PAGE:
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Kresge awards $2.1 million in grants to boost vaccination efforts, address health disparities

American Cities, COVID-19, Detroit, Health

The Kresge Foundation has awarded $2.1 million in grant funding to organizations in Detroit and across the country to further support COVID-19 response and recovery activities, boost vaccination rates and address health disparities.

Included in this total are $822,773 in new one-year grants to 18 local health departments that participated in Kresge’s Emerging Leaders in Public Health program.

These investments augment funding the Health Program provided to 25 health departments in October 2020 to secure necessary equipment, staff and operational resources to effectively respond to the COVID-19 pandemic.

Grantees include:

“These local health departments are using an array of practical and innovative solutions to address immediate needs and integrate long-term measures to address inequities in access, information and services in low-income and BIPOC communities,” said Monica Valdes Lupi, managing director of Kresge’s Health Program.

Also included in this latest round of funding is a $800,000 grant to Health Leads for its Vaccine Equity Cooperative, a two-year national effort to ensure racial equity in COVID-19 vaccine distribution, build vaccine confidence, improve uptake and address long-term disparities.

Designed to be a one stop shop for community health workers and community-based workforces, the cooperative will provide tailored support for the cities of Detroit, Memphis, New Orleans and Fresno, Valdes Lupi said.​

In addition, Kresge has awarded $335,000 to seven community organizations across Detroit leading COVID-19 vaccine outreach and access efforts. Funds will also support the organizations in connecting residents with resources for a variety of basic needs, such as food, housing and mental health services.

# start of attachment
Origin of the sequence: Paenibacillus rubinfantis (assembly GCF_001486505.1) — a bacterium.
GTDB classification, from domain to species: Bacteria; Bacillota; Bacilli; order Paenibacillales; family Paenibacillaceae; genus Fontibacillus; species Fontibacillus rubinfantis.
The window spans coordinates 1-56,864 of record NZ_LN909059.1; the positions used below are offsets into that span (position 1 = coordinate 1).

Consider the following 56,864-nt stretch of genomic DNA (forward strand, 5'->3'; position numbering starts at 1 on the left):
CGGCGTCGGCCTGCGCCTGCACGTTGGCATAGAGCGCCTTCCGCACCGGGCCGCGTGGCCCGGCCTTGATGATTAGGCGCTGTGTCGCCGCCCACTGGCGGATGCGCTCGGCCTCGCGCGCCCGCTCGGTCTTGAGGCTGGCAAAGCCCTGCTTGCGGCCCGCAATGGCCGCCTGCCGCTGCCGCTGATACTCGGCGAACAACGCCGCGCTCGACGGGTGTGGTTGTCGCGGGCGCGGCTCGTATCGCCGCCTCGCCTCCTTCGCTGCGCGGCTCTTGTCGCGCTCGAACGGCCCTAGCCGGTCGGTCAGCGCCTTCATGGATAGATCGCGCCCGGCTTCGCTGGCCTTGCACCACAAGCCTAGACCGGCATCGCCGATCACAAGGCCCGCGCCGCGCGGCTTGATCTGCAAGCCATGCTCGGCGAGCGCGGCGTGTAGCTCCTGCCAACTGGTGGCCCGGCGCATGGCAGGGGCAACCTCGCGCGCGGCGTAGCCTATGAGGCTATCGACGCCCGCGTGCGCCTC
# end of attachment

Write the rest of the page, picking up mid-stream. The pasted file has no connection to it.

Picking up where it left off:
Grantees include Brilliant Detroit, Central Detroit Christian CDC, Cody Rouge Community Action Alliance CDC, GenesisHOPE CDC, Detroit Community Health Connection, Eastside Community Network and Institute for Population Health.

These organizations join 13 others — including ACCESS, Advantage Health Centers, Bridging Communities and Sinai Grace Community Development Corporation — that shared $600,000 in April grants for vaccine support and basic needs in northwest and southwest Detroit that were then the hardest hit by COVID-19 in the city.

“This is still a perilous moment, particularly for those who are unvaccinated and for communities with low vaccination rates,” said Detroit Program Managing Director Wendy Lewis Jackson. “It is incumbent on us to provide resources to the trusted organizations that are close to Detroit residents who still need vaccinations. It is the right thing to do for them and for the greater community as well.”

And in New Orleans, a $150,000 grant from the American Cities Program and the Health Program will bolster Resilience Force’s efforts to train and support additional community health workers to help address the COVID-19 crisis in communities of color and provide career-track jobs to workers dislocated from the service and hospitality industries.

In 2021, Kresge has committed more than $3 million in grants to nonprofit organizations to support equitable vaccination efforts.